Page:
Riley also has a good resume that includes stops at UAB, SMU, Jacksonville State and Charleston Southern, his alma mater. Shelton, previously a quality control assistant who worked with quarterbacks, was already playing a big role in ODU’s recruiting, and it was a natural step up for him.

ODU also made a tremendous hire when senior associate athletic director Bruce Stewart secured Dwight Galt IV as the director of sports performance. Galt worked for seven years at Penn State under his father, Dwight Galt III, the school’s assistant athletic director in charge of performance enhancement.

All in all, it was a dramatic overhaul for ODU’s staff, one that will instantly pique the interest of recruits, and has already drawn national attention.

Stinespring says he's "coming home"

Stinespring said coming to ODU was a choice, not a fallback option. He was the final member of Maryland's coaching staff let go from last season, and that didn't happen until last Saturday. A day later, he said he called Wilder, and over the week as negotiations with ODU continued, he ignored calls from other programs.

"I've been Ann Arbor, I've been to Baton Rouge, I've been to Iowa and waved at the childrens' hospital, I've been to three national championship games, so after I was let go at Maryland, I thought to myself, 'what's important now?' " he said.

"It became very clear to me. Come home. And this is my home. I haven't had a permanent residence in the 757, but I've had a temporary residence here for decades.

"I have tremendous relationships in this area, in this state. My uncle lives here, I have cousins who live here, I spent most of my youth vacationing here.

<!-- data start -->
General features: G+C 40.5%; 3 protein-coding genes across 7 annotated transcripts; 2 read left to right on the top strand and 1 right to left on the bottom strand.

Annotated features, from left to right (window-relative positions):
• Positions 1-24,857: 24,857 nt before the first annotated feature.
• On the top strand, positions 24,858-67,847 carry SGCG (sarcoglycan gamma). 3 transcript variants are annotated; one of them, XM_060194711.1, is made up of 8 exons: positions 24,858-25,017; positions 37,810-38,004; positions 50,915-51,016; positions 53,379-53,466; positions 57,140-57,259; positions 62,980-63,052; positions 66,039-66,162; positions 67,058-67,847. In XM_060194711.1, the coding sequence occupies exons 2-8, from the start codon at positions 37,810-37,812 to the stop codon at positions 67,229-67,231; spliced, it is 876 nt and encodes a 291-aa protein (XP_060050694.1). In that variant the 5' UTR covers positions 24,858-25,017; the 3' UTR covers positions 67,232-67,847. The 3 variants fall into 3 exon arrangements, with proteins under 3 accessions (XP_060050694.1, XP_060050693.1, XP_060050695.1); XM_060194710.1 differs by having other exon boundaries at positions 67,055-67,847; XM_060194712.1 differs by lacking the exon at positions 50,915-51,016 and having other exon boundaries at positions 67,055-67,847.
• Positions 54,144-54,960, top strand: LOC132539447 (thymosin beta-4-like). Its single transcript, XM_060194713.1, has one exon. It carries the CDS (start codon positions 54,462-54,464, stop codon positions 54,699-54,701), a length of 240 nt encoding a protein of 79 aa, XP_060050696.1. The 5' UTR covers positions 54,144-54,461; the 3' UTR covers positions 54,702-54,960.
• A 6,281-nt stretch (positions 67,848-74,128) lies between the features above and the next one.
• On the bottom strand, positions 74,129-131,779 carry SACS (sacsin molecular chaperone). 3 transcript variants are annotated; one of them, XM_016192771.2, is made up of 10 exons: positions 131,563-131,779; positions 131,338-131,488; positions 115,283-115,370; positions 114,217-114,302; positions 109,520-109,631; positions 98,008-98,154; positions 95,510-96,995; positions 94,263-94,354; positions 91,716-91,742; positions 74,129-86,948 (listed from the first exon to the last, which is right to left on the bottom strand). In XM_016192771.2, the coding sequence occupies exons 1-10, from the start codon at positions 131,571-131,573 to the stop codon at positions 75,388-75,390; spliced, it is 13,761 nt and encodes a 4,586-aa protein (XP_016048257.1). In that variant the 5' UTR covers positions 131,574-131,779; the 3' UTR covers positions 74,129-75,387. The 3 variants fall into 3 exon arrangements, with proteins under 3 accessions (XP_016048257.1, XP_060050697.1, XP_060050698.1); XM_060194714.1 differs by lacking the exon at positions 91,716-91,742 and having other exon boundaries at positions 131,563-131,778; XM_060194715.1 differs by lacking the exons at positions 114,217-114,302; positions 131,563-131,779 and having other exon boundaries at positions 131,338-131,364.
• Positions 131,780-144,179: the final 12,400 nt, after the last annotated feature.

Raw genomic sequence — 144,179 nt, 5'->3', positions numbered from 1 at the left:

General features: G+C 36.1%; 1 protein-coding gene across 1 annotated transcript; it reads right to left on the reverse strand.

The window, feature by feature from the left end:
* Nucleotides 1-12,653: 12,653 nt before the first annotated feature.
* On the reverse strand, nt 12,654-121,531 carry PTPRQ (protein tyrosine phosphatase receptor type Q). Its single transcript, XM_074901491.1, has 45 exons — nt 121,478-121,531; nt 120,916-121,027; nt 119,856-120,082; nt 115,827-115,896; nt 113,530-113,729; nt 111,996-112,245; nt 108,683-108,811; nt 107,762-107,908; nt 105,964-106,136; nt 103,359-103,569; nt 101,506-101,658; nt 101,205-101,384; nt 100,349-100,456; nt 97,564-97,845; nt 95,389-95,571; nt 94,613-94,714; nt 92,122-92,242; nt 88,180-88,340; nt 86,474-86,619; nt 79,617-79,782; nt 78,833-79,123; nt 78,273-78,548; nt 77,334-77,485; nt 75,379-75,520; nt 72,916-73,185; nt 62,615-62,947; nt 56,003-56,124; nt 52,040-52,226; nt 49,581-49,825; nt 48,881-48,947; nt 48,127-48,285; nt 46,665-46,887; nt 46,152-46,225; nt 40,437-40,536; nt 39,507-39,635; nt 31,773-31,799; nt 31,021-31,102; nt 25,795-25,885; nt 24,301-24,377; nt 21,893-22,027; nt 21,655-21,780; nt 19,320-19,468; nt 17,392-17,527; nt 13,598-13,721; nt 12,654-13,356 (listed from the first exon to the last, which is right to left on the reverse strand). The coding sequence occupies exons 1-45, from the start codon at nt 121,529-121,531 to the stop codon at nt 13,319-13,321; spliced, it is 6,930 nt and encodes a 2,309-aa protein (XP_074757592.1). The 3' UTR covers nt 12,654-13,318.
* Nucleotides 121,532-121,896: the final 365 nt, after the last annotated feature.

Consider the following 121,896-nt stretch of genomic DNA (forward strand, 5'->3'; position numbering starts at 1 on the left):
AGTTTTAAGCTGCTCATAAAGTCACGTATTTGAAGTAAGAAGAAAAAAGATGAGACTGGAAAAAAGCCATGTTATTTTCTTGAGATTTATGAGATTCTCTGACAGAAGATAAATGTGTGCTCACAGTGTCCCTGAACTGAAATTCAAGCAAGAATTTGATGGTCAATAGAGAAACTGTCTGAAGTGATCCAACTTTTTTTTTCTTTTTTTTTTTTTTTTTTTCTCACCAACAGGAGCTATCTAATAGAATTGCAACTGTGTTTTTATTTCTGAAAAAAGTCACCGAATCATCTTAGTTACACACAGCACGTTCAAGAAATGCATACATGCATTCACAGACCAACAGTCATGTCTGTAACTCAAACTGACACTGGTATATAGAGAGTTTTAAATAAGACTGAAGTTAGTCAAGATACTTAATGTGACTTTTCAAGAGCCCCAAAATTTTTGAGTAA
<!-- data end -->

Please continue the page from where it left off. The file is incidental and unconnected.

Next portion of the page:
"The opportunity to come to ODU, and hopefully be a benefit to this program and this university, became a no-brainer to me."

Stinespring said he's been impressed with the way Wilder built his program and with the growth of ODU's campus.

"I'm amazed how football took here," he said. "At the time, nobody knew for sure how popular it would be. The fan support is really good, the university support has been really good, there's been so much work, so much effort put into it. To go from FCS to FBS in this amount of time, that's a real serious undertaking."

Wilder and Stinespring have known each other for more than a decade.

"I've found him to be very personable and very easy to talk to," he said. "I've called him from time to time to talk about somebody they played and he's always been helpful. He has a great reputation. 

"I know he's high energy, that he's not going to get outworked. I know his players are important to him, that this program is important to him.